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Gene Ther. 1999 Jun;6(6):994-1005.

Liposome-mediated NGF gene transfection following neuronal injury: potential therapeutic applications.

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Department of Neurosurgery, Baylor College of Medicine, Houston, TX 77030, USA.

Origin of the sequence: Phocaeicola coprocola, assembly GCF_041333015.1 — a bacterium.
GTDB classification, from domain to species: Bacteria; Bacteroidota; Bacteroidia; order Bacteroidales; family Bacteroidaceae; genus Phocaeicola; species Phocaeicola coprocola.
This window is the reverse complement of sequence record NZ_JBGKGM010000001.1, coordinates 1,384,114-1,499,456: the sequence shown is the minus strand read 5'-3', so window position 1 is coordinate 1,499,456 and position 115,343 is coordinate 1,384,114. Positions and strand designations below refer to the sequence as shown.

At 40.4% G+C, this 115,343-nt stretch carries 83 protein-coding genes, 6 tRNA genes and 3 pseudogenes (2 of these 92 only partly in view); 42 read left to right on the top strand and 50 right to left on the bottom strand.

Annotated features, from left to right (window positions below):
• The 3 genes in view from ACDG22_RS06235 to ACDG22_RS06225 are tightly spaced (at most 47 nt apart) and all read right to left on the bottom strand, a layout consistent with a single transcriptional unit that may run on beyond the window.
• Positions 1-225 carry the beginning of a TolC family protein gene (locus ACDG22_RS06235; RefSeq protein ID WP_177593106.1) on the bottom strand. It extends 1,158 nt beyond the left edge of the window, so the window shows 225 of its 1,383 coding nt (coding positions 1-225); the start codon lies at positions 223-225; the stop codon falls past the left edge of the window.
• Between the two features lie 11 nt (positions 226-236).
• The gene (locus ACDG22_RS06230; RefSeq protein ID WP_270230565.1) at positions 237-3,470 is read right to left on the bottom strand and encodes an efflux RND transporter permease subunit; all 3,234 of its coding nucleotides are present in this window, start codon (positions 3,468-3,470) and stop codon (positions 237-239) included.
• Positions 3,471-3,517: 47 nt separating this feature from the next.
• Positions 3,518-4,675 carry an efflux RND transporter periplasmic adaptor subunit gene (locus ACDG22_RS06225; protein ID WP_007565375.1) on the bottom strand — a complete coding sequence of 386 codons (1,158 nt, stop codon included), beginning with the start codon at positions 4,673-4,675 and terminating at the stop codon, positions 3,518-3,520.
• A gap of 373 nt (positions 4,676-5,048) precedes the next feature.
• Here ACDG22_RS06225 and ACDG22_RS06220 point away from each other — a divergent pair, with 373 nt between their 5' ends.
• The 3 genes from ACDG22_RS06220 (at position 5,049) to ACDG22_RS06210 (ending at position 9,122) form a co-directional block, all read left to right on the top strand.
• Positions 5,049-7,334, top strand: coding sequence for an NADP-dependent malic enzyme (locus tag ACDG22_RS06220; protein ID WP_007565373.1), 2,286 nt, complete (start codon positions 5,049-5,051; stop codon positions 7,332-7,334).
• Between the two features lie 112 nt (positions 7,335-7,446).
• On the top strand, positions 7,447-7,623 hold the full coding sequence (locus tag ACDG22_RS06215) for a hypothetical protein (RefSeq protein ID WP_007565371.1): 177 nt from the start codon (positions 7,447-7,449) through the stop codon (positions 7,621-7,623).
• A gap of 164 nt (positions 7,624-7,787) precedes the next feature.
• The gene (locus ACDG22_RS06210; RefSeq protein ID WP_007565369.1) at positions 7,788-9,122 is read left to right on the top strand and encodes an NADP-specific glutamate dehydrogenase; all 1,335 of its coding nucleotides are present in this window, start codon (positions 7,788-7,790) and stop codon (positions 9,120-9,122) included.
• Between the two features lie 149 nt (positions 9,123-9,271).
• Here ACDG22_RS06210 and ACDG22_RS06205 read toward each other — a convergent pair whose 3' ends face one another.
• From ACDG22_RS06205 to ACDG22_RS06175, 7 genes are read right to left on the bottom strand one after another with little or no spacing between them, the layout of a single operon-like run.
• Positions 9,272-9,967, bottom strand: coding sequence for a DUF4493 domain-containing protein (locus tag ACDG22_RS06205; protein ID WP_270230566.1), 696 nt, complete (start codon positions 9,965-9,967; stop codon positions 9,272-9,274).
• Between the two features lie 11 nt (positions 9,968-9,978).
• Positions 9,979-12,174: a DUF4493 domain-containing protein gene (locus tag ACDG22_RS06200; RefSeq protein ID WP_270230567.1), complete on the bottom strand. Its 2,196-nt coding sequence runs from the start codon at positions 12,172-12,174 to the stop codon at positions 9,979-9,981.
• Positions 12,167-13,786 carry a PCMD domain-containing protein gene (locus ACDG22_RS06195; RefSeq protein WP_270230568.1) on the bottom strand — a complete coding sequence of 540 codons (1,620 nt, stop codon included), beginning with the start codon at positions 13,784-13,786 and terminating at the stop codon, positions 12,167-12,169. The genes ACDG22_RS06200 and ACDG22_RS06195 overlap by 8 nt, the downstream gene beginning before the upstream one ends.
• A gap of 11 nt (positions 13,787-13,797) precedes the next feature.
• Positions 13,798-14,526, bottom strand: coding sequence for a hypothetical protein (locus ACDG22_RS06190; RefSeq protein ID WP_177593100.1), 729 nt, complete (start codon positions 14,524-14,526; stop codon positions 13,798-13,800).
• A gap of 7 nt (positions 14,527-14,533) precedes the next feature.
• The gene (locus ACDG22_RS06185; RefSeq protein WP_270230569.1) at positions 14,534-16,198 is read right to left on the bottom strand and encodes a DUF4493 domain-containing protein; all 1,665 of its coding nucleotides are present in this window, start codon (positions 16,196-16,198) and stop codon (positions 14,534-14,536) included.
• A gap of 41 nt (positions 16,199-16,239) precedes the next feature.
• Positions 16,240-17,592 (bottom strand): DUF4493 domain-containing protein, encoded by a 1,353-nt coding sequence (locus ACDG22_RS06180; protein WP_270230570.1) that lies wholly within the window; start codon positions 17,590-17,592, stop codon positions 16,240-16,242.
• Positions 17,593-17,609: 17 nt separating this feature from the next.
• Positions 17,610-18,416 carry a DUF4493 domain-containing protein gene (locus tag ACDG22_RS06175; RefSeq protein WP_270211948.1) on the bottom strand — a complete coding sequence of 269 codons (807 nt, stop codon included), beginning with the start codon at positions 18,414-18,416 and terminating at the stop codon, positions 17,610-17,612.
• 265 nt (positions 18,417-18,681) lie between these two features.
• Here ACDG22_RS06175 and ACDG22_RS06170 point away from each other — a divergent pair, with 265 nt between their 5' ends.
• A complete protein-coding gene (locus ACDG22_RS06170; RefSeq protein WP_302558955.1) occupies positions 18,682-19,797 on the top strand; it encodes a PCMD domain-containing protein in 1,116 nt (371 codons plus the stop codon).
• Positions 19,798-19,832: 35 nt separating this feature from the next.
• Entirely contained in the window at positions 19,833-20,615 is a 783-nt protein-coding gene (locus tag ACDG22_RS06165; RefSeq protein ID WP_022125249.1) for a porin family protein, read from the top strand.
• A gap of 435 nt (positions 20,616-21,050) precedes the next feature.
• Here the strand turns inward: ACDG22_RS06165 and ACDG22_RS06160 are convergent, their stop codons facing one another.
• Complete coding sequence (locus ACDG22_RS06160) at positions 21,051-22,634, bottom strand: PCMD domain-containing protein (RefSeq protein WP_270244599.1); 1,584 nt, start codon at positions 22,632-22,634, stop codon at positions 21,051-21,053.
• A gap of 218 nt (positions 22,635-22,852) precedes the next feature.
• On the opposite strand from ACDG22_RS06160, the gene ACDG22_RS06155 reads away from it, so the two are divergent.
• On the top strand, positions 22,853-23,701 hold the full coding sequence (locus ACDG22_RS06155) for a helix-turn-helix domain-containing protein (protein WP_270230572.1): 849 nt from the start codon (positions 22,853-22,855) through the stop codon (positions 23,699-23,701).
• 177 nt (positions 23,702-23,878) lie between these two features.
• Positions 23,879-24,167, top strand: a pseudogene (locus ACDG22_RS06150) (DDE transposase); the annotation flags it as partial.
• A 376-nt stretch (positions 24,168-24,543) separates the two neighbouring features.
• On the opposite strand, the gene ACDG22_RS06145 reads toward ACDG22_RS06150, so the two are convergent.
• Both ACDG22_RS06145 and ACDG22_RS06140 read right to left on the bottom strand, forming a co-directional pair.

We have systematically investigated the therapeutic potential of cationic liposome-mediated neurotrophic gene transfer for treatment of CNS injury. Following determination of optimal transfection conditions, we examined the effects of dimethylaminoethane-carbamoyl-cholesterol (DC-Chol) liposome-mediated NGF cDNA transfection in injured and uninjured primary septo-hippocampal cell cultures and rat brains. In in vitro studies, we detected an increase of NGF mRNA in cultures 1 day after transfection. Subsequent ELISA and PC12 cell biological assays confirmed that cultured cells secreted soluble active NGF into the media from day 2 after gene transfection. Further experiments showed that such NGF gene transfection reduced the loss of chol- ine acetyltransferase (ChAT) activity in cultures following calcium-dependent depolarization injury. In in vivo studies, following intraventricular injections of NGF cDNA complexed with DC-Chol liposomes, ELISA detected nine- to 12-fold increases of NGF in rat CSF. Further studies showed that liposome/NGF cDNA complexes could attenuate the loss of cholinergic neuronal immunostaining in the rat septum after traumatic brain injury (TBI). Since deficits in cholinergic neurotransmission are a major consequence of TBI, our studies demonstrate for the first time that DC-Chol liposome-mediated NGF gene transfection may have therapeutic potential for treatment of brain injury.

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